Reference Style Guide
The Citations and Reference formatting style of Cadmus is broadly based on the Chicago Manual of Style. Two systems of documentation, whether footnotes or endnotes or both are allowed: footnotes for descriptive text and endnote for citing a source.
Please contact the Cadmus Editorial Office at email@example.com if you have any questions regarding the reference formatting. You may also download a pdf copy of the Reference style Guide from here
For a book with single author
Author name, Title of the Book (Publisher’s City: Publisher, Year), page range (optional)
Adam Smith, The Wealth Of Nations (London: W. Strahan and T. Cadell, 1776), 94-96
For a book with multiple authors
For a book with two authors, cite both the authors.
Author 1 and Author 2, Title of the Book (Publisher’s City: Publisher, Year), page range (optional)
Orio Giarini and Walter Stahel, The Limits To Certainty(Dordrecht/Boston: Kluwer Academic Publishers, 1993), xv
For 4 or more authors cite only the name of the first-listed author, followed by et al.
Author 1 et al., Title of the Book (Publisher’s City: Publisher, Year), page range (optional)
Richard Baldwin et al., Economic Geography and Public Policy(Princeton: Princeton UP, 2003)
For a book with an editor or translator in addition to the author:
Author name, Title of the Book, trans. / ed. Translator’s/ Editor’s name(Publisher’s City: Publisher, Year), page range (optional)
Gabriel García Márquez, Love in the Time of Cholera, trans. Edith Grossman (London: Cape, 1988), 242–55
For a book with an editor in place of an author
A book with an editor in place of an author includes the abbreviation ed. (for more than one editor, use eds.). Two or more editors are separated by ‘and’; in the case of four or more editors, the name of the first editor is mentioned followed by et al.
Editor, ed., Title of the Book (Publisher’s City: Publisher, Year), page range (optional)
Joel Greenberg, ed., Of Prairie, Woods, and Water: Two Centuries of Chicago Nature Writing (Chicago: University of Chicago Press, 2008), 42
Citing a chapter of a book
When citing a chapter or similar part of an edited book, include the chapter title in quotation marks; and the editor. Precede the title of the book with in.
Author name, “Chapter of the book,” in Title of the Book, ed. Editor name (Publisher’s city: Publisher, Year), page range (optional)
Glenn Gould, “Streisand as Schwarzkopf,” in The Glenn Gould Reader, ed. Tim Page (New York: Vintage, 1984), 310
For a single author
The URL may or may not be provided in the citation.
Author name, “Title of the article,” Journal Name Volume, no. Issue (Year): page range. URL (optional)
Amartya Sen, “Elements of a Theory of Human Rights,” Philosophy and Public Affairs32, no. 4 (2004): 315. http://onlinelibrary.wiley.com/doi/10.1111/j.1088-4963.2004.00017.x/abstract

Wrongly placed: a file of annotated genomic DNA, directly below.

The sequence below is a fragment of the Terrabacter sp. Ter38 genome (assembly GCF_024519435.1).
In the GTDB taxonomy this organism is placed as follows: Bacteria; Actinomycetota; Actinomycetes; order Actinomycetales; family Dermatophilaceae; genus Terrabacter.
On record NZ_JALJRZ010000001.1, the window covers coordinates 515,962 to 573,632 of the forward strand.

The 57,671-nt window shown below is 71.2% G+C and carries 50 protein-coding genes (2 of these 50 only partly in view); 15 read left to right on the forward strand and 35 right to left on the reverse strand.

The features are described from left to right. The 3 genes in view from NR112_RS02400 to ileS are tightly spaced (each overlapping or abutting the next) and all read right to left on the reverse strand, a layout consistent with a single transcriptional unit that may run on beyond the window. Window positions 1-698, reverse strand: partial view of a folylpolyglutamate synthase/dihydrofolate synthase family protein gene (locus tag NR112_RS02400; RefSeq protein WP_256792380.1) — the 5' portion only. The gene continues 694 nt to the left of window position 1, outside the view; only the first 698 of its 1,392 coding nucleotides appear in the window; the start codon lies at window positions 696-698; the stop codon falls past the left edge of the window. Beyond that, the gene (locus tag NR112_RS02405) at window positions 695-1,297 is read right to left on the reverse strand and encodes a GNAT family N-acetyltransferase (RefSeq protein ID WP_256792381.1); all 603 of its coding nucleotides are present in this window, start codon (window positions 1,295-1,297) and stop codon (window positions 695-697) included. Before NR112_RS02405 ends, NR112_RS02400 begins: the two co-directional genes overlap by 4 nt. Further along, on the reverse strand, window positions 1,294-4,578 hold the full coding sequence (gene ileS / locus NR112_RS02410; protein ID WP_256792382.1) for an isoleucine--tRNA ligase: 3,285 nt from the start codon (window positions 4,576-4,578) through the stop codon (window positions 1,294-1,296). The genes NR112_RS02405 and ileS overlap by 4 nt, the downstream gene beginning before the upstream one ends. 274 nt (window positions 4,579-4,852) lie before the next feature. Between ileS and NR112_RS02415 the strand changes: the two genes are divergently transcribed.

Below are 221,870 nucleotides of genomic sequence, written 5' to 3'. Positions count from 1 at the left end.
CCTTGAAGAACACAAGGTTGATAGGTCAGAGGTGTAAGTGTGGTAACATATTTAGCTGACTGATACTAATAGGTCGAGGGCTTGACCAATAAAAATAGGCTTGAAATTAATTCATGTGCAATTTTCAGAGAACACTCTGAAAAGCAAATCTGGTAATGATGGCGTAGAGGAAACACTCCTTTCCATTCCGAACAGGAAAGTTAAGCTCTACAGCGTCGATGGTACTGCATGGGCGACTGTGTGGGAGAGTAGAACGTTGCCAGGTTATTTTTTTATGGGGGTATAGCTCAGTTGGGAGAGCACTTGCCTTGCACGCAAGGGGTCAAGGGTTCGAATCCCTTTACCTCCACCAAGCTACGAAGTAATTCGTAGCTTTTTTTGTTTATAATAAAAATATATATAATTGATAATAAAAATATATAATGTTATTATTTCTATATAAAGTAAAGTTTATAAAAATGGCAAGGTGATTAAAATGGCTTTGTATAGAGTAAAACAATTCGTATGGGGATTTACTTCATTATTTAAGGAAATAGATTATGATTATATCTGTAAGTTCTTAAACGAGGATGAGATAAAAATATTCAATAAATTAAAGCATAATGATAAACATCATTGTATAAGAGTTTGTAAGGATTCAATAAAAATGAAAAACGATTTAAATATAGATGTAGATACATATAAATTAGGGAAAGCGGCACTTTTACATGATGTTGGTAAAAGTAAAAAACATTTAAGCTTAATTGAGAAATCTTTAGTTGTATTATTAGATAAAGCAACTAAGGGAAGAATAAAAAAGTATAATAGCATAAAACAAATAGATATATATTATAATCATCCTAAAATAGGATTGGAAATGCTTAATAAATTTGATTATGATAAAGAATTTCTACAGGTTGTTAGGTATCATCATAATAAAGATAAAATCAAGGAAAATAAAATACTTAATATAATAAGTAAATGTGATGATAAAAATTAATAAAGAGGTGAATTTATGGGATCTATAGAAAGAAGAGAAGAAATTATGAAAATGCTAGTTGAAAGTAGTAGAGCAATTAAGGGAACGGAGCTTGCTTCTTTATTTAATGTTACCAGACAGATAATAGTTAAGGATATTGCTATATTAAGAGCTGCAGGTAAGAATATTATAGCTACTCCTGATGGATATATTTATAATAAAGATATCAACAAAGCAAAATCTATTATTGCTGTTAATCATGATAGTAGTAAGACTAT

For a journal article with Multiple authors
Author names are separated by ‘and’ for two or more authors. For 4 or more authors cite only the name of the first-listed author, followed by et al., as used for books.
Magazine/ Newspaper Articles
The URL of the magazine/newspaper article is optional.
Author name, “Title of the Article” Newspaper/Magazine Name, Date published URL (optional)
Thomas Friedman, “The Start-Up of You,” The New York Times, 12th July 2011 http://www.nytimes.com/2011/07/13/opinion/13friedman.html
Website pages/ articles
“Title of the Article,” Name of the Website URL
The author names, if applicable, are added before the title of the page/article as used for books and journals.
Graphic representation of data derived from a data set / data bank
When a figure (graph, map, chart, etc.) or table is generated/created from a data set/data bank available online, use the following to reference the data set.
Databank, Dataset used. Retrieved from url
World Development Indicators and Global Development Finance, The World Bank, Household Final Consumption Expenditure. Retrieved From http://databank.worldbank.org/ddp/home.do
When a table/figure is reprinted from a journal article/ book, the endnote format should be
Adapted [or Reprinted] with permission from Author name(s), Book or journal formatting style as used for books or journals.
Refer to the Author Guidelines for detailed information on reproducing already published material.
The notes, whether footnotes or endnotes, are usually numbered and correspond to superscripted note reference numbers in the text. Citations in manuscripts should be presented as ordinary text, stripped of any of the underlying codes (e.g., fields or hyperlinks) used in creating or organizing them.
Citations plus commentary
Author, Book/Journal, Comments
Shakespeare, Julius Caesar, act 3, sc. 1. Caesar’s claim of constancy should be taken with a grain of salt.